Minorities, women to be involved in Super Bowl planning listen02/14/08 Mitch E. Perry
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The week of activities leading up to the Super Bowl are expected to bring millions of dollars into the community. Today, members of the City Council today told officials with the local Host Committee that they want to ensure that women and minority-owned businesses get a fair shot at some of those opportunities.
The Tampa Bay Super Bowl Host Committee is partnering with the National Football League on what theyâ€™re calling "The Emerging Business Program" to educate and provide business opportunites to minority- and women-owned businesses.
Curtis Stokes is executive director with the Hillsborough County NAACP; he is also a member of the Host Committee. He says heâ€™ll get word out to the interested parties by going on radio programs such as WMNFâ€™s Empowerment Hour, as well as advertising in the Florida Sentinel Bulletin and La Gaceta.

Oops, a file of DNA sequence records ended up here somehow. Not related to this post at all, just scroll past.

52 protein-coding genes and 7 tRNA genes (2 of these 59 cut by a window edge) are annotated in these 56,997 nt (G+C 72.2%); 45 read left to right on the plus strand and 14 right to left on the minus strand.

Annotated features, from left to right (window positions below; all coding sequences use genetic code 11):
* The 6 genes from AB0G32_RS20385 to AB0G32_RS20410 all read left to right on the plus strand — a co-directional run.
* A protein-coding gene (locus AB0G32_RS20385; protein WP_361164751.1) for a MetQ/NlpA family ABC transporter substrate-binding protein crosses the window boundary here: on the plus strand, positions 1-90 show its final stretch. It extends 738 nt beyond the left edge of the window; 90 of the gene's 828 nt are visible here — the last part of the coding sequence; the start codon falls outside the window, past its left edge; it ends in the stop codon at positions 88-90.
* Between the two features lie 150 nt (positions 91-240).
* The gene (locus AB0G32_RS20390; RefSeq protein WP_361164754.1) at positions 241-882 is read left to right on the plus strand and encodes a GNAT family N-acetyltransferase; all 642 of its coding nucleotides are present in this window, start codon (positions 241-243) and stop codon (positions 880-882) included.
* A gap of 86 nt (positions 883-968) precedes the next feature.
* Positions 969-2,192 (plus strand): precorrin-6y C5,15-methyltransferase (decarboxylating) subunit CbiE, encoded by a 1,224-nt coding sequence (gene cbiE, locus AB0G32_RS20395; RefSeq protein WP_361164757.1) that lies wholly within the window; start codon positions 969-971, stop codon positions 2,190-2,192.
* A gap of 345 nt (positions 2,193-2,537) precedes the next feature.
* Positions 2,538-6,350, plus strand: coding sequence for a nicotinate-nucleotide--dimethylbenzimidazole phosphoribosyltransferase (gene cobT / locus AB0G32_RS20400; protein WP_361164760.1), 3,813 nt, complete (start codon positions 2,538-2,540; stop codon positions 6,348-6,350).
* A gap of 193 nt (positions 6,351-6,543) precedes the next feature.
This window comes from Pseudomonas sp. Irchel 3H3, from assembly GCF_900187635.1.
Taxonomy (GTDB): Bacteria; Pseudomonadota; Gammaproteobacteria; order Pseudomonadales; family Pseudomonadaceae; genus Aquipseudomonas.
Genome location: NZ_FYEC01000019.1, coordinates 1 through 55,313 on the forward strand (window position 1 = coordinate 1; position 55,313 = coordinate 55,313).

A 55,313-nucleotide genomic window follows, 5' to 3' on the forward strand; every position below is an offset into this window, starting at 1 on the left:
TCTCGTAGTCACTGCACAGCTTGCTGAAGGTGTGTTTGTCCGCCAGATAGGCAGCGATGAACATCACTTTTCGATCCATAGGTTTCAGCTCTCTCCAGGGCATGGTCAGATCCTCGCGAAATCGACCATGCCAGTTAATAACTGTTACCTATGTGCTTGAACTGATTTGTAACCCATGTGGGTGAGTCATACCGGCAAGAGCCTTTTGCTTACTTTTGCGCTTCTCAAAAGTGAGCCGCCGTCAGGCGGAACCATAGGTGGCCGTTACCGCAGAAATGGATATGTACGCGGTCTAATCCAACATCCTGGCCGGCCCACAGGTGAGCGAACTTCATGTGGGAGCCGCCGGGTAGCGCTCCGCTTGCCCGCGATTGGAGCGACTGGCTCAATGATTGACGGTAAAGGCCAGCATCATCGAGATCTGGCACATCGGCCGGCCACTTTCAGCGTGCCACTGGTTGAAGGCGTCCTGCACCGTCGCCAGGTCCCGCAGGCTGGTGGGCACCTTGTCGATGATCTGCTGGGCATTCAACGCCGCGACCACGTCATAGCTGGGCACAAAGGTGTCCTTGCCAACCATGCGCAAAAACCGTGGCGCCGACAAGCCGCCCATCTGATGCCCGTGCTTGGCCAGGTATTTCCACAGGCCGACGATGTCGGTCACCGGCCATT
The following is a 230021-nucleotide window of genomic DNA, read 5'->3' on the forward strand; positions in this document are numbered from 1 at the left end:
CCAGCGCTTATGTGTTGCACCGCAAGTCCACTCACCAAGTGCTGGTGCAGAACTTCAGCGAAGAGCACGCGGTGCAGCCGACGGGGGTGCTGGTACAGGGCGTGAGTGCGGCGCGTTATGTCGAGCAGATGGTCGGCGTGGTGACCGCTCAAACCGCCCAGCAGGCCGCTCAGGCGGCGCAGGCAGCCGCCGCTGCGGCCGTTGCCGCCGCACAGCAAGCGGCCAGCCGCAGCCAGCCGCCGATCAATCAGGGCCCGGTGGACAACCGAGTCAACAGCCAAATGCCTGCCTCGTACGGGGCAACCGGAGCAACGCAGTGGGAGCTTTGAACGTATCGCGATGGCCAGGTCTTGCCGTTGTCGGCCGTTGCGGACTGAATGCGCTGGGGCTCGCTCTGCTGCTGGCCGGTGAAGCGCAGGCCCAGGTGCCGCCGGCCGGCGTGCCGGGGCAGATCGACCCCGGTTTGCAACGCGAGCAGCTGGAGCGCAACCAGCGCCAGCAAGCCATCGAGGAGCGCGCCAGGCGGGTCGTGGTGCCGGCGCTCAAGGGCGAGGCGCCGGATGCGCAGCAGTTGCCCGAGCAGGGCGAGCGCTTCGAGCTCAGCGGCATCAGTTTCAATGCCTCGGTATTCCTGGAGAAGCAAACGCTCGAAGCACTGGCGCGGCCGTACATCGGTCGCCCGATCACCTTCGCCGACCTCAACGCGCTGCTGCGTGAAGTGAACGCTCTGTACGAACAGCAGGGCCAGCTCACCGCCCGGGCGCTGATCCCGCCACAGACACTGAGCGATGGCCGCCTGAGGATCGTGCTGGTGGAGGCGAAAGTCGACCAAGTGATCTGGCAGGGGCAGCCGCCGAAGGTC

But several council members wanted hard target goals from the Committee, and Stokes wasnâ€™t prepared to give numbers.
Stokes said the Committee had identified the top 10 areas where the NFL spends money at a Super Bowl location. He said he was working with Tampa, Hillsborough County and School Board officials who have a database of those companies.
But Council Chair Gwen Miller said there were more vendors not listed on those current databases that might be missed.
Carolyn House Stewart, a Tampa attorney, said Stokes was missing out on the fact that there are plenty of minorities in Tampa able to provide other services.
Councilman John Dingfelder asked Super Bowl Host Committee Executive Director Reid Sigmon how green the Super Bowl would be.
The Super Bowl Host Committee will provide a status report to the City Council in May. For more information, go to Tampabaysuperbowl.com.